The depth of field (defined as the area of acceptable focus) for any given f/stop is relative to the distance to the subject. It is also relative to the focal length of the lens - but thats another story.
In other words, if you were to use a 50mm f/1.4 lens on a crop sensor body, and shoot a subject 45cm away (which if memory serves is the MFD for that lens) at f/8, your depth of field is going to be 2.19cm. If you moved back, so your subject was 100cm away from you, your depth of field would be 11.6cm. If you were shooting a landscape (for arguments sake, we'll say you can see one mile), at f/8 pretty much anything beyond 16.3 metres will be in 'acceptable focus'.
Because the DoF reduces the closer you get to your subject, you must stop down to get the (approximate) same start and end point of acceptable focus. So to take the example above of f/8 at 100cm away; your near limit would be 94.5 cm and far limit would be 106.1cm, giving you the 11.6cm DoF. If you were to move closer, say to 60cm away, the DoF given by f/8 would reduce, and so you would need to increase it again by stopping down some more to retain that 11.6 (or thereabouts). At 60cm, to get the approx same DoF, you would need to stop all the way down to f/22, giving you 11.5cm of acceptable focus.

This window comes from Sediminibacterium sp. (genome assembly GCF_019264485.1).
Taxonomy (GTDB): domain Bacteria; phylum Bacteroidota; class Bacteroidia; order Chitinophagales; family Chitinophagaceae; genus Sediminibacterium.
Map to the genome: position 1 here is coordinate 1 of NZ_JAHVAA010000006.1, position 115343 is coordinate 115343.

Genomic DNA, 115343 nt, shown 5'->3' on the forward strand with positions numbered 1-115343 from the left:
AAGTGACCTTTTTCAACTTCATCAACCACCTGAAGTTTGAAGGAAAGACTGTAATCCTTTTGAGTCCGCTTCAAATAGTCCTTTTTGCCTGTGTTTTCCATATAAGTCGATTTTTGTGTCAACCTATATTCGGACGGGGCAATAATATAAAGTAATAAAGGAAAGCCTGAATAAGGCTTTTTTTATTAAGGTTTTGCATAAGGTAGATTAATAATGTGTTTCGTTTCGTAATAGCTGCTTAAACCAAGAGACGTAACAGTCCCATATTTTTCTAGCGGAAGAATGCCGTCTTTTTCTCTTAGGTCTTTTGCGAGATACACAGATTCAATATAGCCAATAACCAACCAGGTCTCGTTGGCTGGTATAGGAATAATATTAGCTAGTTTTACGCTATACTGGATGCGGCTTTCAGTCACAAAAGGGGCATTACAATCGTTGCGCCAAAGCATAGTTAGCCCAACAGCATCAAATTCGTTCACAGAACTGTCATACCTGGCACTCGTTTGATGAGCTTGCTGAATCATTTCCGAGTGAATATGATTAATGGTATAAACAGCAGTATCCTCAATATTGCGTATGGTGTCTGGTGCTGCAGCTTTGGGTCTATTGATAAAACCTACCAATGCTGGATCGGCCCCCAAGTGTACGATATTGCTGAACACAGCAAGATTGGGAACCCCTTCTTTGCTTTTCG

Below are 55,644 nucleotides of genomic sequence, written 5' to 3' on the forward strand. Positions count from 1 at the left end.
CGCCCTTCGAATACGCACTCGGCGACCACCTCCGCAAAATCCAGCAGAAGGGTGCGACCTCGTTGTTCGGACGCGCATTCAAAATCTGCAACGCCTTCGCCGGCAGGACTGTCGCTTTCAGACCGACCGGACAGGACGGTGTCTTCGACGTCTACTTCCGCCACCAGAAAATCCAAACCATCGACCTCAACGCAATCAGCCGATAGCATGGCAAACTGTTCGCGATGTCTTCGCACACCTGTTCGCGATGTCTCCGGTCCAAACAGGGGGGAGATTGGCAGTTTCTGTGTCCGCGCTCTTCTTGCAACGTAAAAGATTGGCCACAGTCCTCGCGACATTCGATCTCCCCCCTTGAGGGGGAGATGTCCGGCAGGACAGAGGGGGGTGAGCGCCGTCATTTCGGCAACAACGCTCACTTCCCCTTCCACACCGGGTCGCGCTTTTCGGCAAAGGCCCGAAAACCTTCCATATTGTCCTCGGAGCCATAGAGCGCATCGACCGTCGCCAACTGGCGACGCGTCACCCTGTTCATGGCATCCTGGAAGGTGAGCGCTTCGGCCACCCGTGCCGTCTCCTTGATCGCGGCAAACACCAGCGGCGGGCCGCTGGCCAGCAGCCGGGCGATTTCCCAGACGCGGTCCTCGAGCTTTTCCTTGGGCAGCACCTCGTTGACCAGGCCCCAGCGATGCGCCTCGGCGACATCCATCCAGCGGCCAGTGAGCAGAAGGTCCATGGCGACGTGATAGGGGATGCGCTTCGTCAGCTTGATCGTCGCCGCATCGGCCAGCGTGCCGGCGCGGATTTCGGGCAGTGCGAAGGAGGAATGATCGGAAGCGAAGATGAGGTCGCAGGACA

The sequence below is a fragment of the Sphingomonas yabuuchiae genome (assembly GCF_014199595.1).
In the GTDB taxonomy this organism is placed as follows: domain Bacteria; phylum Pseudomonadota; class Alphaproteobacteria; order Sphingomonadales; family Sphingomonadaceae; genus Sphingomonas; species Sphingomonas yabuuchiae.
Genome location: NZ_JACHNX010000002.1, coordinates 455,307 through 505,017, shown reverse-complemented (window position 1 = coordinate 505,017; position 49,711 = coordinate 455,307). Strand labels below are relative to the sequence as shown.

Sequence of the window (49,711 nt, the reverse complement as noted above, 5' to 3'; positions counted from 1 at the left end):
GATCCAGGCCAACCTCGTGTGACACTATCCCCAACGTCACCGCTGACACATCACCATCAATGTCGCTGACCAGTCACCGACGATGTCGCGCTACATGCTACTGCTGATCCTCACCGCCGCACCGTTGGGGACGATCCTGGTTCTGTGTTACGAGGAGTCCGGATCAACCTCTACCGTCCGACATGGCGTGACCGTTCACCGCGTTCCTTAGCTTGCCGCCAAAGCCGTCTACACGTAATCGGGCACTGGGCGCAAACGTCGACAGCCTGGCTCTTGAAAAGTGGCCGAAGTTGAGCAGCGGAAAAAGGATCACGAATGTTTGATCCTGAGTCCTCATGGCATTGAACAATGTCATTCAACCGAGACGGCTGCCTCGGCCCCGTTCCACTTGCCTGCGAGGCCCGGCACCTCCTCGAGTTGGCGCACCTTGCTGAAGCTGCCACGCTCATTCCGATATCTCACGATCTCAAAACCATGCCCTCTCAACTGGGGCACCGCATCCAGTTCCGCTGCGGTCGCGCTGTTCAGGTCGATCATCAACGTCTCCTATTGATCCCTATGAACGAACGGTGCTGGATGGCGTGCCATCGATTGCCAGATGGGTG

The problem with going all the way down to f/22 is that above around f/16 (dependent on the quality of the lens), diffraction starts to creep in. This means you will be sacrificing sharpness of the image even though it will still technically be 'in focus'.
In short, there is no magic f-number at which you will get everything in focus and at its best quality when closeup. I'm not really sure what to suggest for the best... You could perhaps get further away from your subject, and go for that middle f/8-f/11-f/14 range, then crop the photo in post to remove the blurry parts (and thus crop to the same 'image' you would have gotten if you were closer)...
I hope that make sense.
References: I am using this online depth of field calculator to give my figures, above.